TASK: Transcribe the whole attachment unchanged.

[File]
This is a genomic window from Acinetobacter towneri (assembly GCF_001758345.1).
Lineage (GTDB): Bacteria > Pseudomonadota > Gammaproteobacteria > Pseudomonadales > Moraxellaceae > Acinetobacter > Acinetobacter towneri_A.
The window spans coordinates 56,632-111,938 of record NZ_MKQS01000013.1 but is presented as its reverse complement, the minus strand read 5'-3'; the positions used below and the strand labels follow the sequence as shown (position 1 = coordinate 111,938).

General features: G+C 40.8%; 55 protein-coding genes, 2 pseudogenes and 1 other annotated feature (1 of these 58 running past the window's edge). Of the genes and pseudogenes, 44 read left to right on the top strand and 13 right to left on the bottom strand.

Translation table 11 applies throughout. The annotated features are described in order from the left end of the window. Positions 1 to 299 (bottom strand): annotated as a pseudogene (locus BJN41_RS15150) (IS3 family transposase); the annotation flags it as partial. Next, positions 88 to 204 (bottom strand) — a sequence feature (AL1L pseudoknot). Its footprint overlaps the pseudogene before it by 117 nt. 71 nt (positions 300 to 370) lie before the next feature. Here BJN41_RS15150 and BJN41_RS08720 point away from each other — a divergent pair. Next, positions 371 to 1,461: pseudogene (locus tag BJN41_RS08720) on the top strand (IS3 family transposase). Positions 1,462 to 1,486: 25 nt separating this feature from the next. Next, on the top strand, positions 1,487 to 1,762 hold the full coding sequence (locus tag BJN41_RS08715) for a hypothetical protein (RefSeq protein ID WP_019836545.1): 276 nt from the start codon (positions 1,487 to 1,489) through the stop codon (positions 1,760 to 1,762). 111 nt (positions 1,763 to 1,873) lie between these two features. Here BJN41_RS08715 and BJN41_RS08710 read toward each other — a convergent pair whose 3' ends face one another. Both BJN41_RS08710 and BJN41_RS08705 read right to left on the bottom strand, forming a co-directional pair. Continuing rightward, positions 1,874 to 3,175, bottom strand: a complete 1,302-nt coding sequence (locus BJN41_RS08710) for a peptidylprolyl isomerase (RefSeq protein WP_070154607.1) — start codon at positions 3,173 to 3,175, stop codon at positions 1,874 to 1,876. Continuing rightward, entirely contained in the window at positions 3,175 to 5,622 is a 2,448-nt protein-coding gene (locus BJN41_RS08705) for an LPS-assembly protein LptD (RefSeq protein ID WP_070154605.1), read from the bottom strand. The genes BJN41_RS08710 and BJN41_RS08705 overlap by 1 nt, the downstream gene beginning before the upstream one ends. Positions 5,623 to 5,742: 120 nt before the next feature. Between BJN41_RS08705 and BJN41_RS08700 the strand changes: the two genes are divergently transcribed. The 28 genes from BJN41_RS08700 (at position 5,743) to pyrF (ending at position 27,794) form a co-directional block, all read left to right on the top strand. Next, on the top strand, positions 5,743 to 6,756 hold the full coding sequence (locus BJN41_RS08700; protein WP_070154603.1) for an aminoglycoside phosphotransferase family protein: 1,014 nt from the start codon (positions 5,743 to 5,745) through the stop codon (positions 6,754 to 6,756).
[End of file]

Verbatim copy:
This is a genomic window from Acinetobacter towneri (assembly GCF_001758345.1).
Lineage (GTDB): Bacteria > Pseudomonadota > Gammaproteobacteria > Pseudomonadales > Moraxellaceae > Acinetobacter > Acinetobacter towneri_A.
The window spans coordinates 56,632-111,938 of record NZ_MKQS01000013.1 but is presented as its reverse complement, the minus strand read 5'-3'; the positions used below and the strand labels follow the sequence as shown (position 1 = coordinate 111,938).

General features: G+C 40.8%; 55 protein-coding genes, 2 pseudogenes and 1 other annotated feature (1 of these 58 running past the window's edge). Of the genes and pseudogenes, 44 read left to right on the top strand and 13 right to left on the bottom strand.

Translation table 11 applies throughout. The annotated features are described in order from the left end of the window. Positions 1 to 299 (bottom strand): annotated as a pseudogene (locus BJN41_RS15150) (IS3 family transposase); the annotation flags it as partial. Next, positions 88 to 204 (bottom strand) — a sequence feature (AL1L pseudoknot). Its footprint overlaps the pseudogene before it by 117 nt. 71 nt (positions 300 to 370) lie before the next feature. Here BJN41_RS15150 and BJN41_RS08720 point away from each other — a divergent pair. Next, positions 371 to 1,461: pseudogene (locus tag BJN41_RS08720) on the top strand (IS3 family transposase). Positions 1,462 to 1,486: 25 nt separating this feature from the next. Next, on the top strand, positions 1,487 to 1,762 hold the full coding sequence (locus tag BJN41_RS08715) for a hypothetical protein (RefSeq protein ID WP_019836545.1): 276 nt from the start codon (positions 1,487 to 1,489) through the stop codon (positions 1,760 to 1,762). 111 nt (positions 1,763 to 1,873) lie between these two features. Here BJN41_RS08715 and BJN41_RS08710 read toward each other — a convergent pair whose 3' ends face one another. Both BJN41_RS08710 and BJN41_RS08705 read right to left on the bottom strand, forming a co-directional pair. Continuing rightward, positions 1,874 to 3,175, bottom strand: a complete 1,302-nt coding sequence (locus BJN41_RS08710) for a peptidylprolyl isomerase (RefSeq protein WP_070154607.1) — start codon at positions 3,173 to 3,175, stop codon at positions 1,874 to 1,876. Continuing rightward, entirely contained in the window at positions 3,175 to 5,622 is a 2,448-nt protein-coding gene (locus BJN41_RS08705) for an LPS-assembly protein LptD (RefSeq protein ID WP_070154605.1), read from the bottom strand. The genes BJN41_RS08710 and BJN41_RS08705 overlap by 1 nt, the downstream gene beginning before the upstream one ends. Positions 5,623 to 5,742: 120 nt before the next feature. Between BJN41_RS08705 and BJN41_RS08700 the strand changes: the two genes are divergently transcribed. The 28 genes from BJN41_RS08700 (at position 5,743) to pyrF (ending at position 27,794) form a co-directional block, all read left to right on the top strand. Next, on the top strand, positions 5,743 to 6,756 hold the full coding sequence (locus BJN41_RS08700; protein WP_070154603.1) for an aminoglycoside phosphotransferase family protein: 1,014 nt from the start codon (positions 5,743 to 5,745) through the stop codon (positions 6,754 to 6,756).